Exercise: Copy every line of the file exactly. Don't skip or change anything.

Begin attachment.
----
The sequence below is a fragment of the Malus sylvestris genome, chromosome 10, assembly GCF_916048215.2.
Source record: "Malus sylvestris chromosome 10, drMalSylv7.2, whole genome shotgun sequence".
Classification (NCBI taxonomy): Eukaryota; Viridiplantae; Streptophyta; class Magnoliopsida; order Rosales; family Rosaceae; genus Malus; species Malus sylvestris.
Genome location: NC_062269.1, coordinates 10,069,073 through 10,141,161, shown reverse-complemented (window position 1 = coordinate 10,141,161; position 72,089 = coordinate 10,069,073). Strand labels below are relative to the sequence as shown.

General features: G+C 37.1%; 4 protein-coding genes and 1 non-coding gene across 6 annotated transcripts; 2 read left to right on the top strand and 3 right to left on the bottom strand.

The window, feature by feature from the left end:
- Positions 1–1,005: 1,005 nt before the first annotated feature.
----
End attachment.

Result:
The sequence below is a fragment of the Malus sylvestris genome, chromosome 10, assembly GCF_916048215.2.
Source record: "Malus sylvestris chromosome 10, drMalSylv7.2, whole genome shotgun sequence".
Classification (NCBI taxonomy): Eukaryota; Viridiplantae; Streptophyta; class Magnoliopsida; order Rosales; family Rosaceae; genus Malus; species Malus sylvestris.
Genome location: NC_062269.1, coordinates 10,069,073 through 10,141,161, shown reverse-complemented (window position 1 = coordinate 10,141,161; position 72,089 = coordinate 10,069,073). Strand labels below are relative to the sequence as shown.

General features: G+C 37.1%; 4 protein-coding genes and 1 non-coding gene across 6 annotated transcripts; 2 read left to right on the top strand and 3 right to left on the bottom strand.

The window, feature by feature from the left end:
- Positions 1–1,005: 1,005 nt before the first annotated feature.